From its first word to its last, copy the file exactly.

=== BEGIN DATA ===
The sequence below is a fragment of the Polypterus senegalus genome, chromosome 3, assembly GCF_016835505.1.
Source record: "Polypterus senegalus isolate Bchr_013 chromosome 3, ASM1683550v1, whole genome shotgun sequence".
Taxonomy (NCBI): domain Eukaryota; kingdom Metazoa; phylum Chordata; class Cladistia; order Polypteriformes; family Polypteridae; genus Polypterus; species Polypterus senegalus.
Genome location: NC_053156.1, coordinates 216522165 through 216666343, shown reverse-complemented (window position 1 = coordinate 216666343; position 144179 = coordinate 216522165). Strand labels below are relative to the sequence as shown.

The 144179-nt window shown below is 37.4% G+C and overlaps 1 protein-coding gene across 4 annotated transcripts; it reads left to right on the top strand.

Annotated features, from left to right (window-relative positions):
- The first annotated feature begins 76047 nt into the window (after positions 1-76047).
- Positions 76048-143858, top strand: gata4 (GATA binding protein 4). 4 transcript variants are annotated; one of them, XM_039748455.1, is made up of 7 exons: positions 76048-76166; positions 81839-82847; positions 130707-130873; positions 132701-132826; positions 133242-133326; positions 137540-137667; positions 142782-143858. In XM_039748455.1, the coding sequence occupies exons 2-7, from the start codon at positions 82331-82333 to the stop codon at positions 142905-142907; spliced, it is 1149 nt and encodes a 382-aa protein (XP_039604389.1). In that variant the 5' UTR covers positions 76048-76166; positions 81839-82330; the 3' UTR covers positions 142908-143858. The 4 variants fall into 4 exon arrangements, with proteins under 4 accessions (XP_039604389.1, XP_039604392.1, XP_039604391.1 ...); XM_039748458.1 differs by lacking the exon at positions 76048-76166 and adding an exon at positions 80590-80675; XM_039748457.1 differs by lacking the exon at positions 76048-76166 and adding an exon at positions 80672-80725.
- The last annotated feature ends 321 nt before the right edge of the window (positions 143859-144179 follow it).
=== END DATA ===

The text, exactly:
The sequence below is a fragment of the Polypterus senegalus genome, chromosome 3, assembly GCF_016835505.1.
Source record: "Polypterus senegalus isolate Bchr_013 chromosome 3, ASM1683550v1, whole genome shotgun sequence".
Taxonomy (NCBI): domain Eukaryota; kingdom Metazoa; phylum Chordata; class Cladistia; order Polypteriformes; family Polypteridae; genus Polypterus; species Polypterus senegalus.
Genome location: NC_053156.1, coordinates 216522165 through 216666343, shown reverse-complemented (window position 1 = coordinate 216666343; position 144179 = coordinate 216522165). Strand labels below are relative to the sequence as shown.

The 144179-nt window shown below is 37.4% G+C and overlaps 1 protein-coding gene across 4 annotated transcripts; it reads left to right on the top strand.

Annotated features, from left to right (window-relative positions):
- The first annotated feature begins 76047 nt into the window (after positions 1-76047).
- Positions 76048-143858, top strand: gata4 (GATA binding protein 4). 4 transcript variants are annotated; one of them, XM_039748455.1, is made up of 7 exons: positions 76048-76166; positions 81839-82847; positions 130707-130873; positions 132701-132826; positions 133242-133326; positions 137540-137667; positions 142782-143858. In XM_039748455.1, the coding sequence occupies exons 2-7, from the start codon at positions 82331-82333 to the stop codon at positions 142905-142907; spliced, it is 1149 nt and encodes a 382-aa protein (XP_039604389.1). In that variant the 5' UTR covers positions 76048-76166; positions 81839-82330; the 3' UTR covers positions 142908-143858. The 4 variants fall into 4 exon arrangements, with proteins under 4 accessions (XP_039604389.1, XP_039604392.1, XP_039604391.1 ...); XM_039748458.1 differs by lacking the exon at positions 76048-76166 and adding an exon at positions 80590-80675; XM_039748457.1 differs by lacking the exon at positions 76048-76166 and adding an exon at positions 80672-80725.
- The last annotated feature ends 321 nt before the right edge of the window (positions 143859-144179 follow it).